Charles Gaba's blog

 

Back in 2011, when Paul Ryan and House Republicans first attempted to privatize Medicare, a progressive PAC ran the ad above. In it, "America the Beautiful" plays as we see a young, Paul Ryan-ish looking young man pushing an elderly, wheelchair-bound woman down a nature path...and eventually pushing her right off of a cliff. Needless to say, it caused quite a bit of controversy at the time.

Earlier today, as the GOP Senate's BCRAP bill was released, this happened:

HERE'S PART ONE.

I spent almost all of Part One discussing the butchering that the GOP Senate's BCRAP bill does to the individual market, because that's the primary focus of my work here at ACA Signups, but the truth is by far the worst fallout will be on the Medicaid side of things...and most of the damage doesn't even have a damned thing to do with the ACA itself, since it relates to pre-ACA Medicaid.

I'll get to the Medicaid side in depth in Part Three. However, there are still a few more things I need to discuss regarding the individual market: The sub-100% FPL population and how it relates to Medicaid expansion.

 

Yes, that's right: The official name of the Senate GOP's Trumpcare Plan is "The Better Care Reconciliation Act" Plan...otherwise known as "BCRAP".

There's a lot to absorb here, but this is the bottom line:

  • MEDICAID: It's MORE draconian and cruel to Medicaid enrollees than the House version...but delays the worst of it by a few more years.

Seriously, that's it in a nutshell. It phases out the ACA's Medicaid expansion more gradually...but as the years pass, would eventually squeeze even more people off their coverage...mainly via non-ACA Medicaid, which means that this bill really has little to do with "repealing Obamacare" and is mainly about giving massive tax cuts to the ultra-rich at the expense of the poor and low-income workers.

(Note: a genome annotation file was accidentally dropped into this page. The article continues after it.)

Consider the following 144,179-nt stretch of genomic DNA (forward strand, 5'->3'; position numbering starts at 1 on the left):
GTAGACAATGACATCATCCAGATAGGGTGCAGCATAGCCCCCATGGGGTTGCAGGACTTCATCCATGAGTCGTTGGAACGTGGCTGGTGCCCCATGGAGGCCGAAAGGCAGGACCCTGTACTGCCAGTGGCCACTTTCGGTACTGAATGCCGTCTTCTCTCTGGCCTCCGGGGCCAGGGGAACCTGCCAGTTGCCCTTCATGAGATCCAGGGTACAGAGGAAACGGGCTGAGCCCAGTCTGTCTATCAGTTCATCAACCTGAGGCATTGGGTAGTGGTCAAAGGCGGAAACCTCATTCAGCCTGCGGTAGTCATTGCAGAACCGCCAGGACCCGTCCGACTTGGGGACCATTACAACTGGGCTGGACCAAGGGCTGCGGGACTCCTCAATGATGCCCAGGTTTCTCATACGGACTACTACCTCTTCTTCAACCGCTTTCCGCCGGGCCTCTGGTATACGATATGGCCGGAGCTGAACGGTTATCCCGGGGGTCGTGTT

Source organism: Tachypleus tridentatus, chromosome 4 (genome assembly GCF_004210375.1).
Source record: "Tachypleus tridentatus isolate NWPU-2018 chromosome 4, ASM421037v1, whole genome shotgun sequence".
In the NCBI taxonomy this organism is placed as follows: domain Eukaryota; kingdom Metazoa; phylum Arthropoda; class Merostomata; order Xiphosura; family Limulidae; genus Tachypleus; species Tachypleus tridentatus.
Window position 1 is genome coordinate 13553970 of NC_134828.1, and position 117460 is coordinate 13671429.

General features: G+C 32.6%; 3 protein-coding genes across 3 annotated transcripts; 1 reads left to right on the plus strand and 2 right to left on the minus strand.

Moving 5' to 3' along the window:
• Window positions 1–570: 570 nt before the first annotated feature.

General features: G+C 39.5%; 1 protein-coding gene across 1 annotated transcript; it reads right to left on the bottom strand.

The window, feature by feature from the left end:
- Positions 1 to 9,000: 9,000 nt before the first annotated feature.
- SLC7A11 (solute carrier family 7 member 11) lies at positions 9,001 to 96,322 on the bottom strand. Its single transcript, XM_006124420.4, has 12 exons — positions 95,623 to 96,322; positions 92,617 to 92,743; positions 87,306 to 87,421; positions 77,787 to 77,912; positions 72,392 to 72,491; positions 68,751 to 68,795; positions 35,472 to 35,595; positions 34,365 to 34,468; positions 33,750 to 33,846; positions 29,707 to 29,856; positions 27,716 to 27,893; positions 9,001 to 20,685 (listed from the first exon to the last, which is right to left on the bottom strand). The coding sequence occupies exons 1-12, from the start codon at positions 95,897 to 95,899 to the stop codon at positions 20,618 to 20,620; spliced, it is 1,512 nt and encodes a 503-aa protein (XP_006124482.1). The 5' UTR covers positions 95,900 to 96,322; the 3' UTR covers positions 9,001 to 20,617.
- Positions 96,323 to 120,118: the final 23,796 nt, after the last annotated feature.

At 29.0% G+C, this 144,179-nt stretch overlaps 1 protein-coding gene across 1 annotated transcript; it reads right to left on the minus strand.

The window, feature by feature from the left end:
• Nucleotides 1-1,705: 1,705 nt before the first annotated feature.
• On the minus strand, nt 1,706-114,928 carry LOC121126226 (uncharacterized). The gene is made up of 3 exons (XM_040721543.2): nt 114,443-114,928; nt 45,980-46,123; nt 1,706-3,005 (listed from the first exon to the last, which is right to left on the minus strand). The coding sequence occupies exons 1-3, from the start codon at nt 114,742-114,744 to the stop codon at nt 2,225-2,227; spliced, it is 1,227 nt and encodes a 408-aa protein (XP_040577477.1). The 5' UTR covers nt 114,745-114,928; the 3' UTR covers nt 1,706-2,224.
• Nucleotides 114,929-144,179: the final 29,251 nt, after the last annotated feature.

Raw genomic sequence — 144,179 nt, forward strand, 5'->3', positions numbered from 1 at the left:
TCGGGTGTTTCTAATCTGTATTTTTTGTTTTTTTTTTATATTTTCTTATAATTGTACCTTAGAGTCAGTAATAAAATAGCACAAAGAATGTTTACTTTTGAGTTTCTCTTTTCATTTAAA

OK, so this is what the "Three-Legged Stool" of the ACA is supposed to look like for the individual market:

Of course, I say "supposed to" because two of the three legs are simply too short, causing it to lean over somewhat.

June 13, 2017: CMS releases the following propaganda press release:

County by County Analysis of Current Projected Insurer Participation in Health Insurance Exchanges

The Centers for Medicare & Medicaid Services (CMS) is releasing a county-level map of 2018 projected Health Insurance Exchanges participation based on the known issuer participation public announcements through June 9, 2017. This map shows that insurance options on the Exchanges continue to disappear. Plan options are down from last year and, in some areas, Americans will have no coverage options on the Exchanges, based on the current data.

Back on November 15, 2016, one week after the election, I posted the following:

IMPORTANT: I cannot guarantee accurate federal data after 1/20/17.

...Most of the actual staff...the career employees at CMS/HHS, many of who've been there through more than one administration, will likely remain, and will do their jobs to the best of their ability, including trying to compile and publish data as accurately as possible.

HOWEVER, their bosses...the HHS Secretary and, I presume, the head of CMS...will be appointed by Donald J. Trump and confirmed by a 100% Republican-controlled Senate.

Given Trump's long, disturbing history of flat-out misstatements (aka "making sh*t up out of whole cloth"), and the type of sycophants he's likely to put into place, I can't guarantee with any certainty that the numbers spouted off by them are going to bear any connection with reality. Maybe they'll be accurate. Maybe they'll be off slightly. Maybe they'll be completely removed from any actual numbers. Who the hell knows?